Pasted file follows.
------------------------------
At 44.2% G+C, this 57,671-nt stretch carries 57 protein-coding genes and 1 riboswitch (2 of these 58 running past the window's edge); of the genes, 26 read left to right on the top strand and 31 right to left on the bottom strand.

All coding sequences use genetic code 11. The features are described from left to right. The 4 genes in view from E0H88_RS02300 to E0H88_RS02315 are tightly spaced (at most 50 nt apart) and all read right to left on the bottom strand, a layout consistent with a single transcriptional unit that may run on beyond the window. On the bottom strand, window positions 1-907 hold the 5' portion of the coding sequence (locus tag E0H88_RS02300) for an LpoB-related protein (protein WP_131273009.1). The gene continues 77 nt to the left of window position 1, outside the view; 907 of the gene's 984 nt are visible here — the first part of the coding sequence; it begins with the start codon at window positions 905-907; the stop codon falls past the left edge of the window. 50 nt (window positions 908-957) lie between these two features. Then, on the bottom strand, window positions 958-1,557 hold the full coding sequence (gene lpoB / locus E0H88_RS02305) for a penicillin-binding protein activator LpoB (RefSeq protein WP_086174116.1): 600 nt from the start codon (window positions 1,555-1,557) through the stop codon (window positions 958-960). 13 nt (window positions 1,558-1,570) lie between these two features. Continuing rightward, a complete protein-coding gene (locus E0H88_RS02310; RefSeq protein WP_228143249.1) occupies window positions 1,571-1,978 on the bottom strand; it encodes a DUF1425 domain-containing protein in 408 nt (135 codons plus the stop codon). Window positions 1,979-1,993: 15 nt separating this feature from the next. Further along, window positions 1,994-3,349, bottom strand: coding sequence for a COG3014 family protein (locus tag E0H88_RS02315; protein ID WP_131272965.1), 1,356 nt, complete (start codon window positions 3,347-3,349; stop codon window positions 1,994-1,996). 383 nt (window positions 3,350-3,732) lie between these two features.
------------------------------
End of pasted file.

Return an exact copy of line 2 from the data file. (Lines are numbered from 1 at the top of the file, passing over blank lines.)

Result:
All coding sequences use genetic code 11. The features are described from left to right. The 4 genes in view from E0H88_RS02300 to E0H88_RS02315 are tightly spaced (at most 50 nt apart) and all read right to left on the bottom strand, a layout consistent with a single transcriptional unit that may run on beyond the window. On the bottom strand, window positions 1-907 hold the 5' portion of the coding sequence (locus tag E0H88_RS02300) for an LpoB-related protein (protein WP_131273009.1). The gene continues 77 nt to the left of window position 1, outside the view; 907 of the gene's 984 nt are visible here — the first part of the coding sequence; it begins with the start codon at window positions 905-907; the stop codon falls past the left edge of the window. 50 nt (window positions 908-957) lie between these two features. Then, on the bottom strand, window positions 958-1,557 hold the full coding sequence (gene lpoB / locus E0H88_RS02305) for a penicillin-binding protein activator LpoB (RefSeq protein WP_086174116.1): 600 nt from the start codon (window positions 1,555-1,557) through the stop codon (window positions 958-960). 13 nt (window positions 1,558-1,570) lie between these two features. Continuing rightward, a complete protein-coding gene (locus E0H88_RS02310; RefSeq protein WP_228143249.1) occupies window positions 1,571-1,978 on the bottom strand; it encodes a DUF1425 domain-containing protein in 408 nt (135 codons plus the stop codon). Window positions 1,979-1,993: 15 nt separating this feature from the next. Further along, window positions 1,994-3,349, bottom strand: coding sequence for a COG3014 family protein (locus tag E0H88_RS02315; protein ID WP_131272965.1), 1,356 nt, complete (start codon window positions 3,347-3,349; stop codon window positions 1,994-1,996). 383 nt (window positions 3,350-3,732) lie between these two features.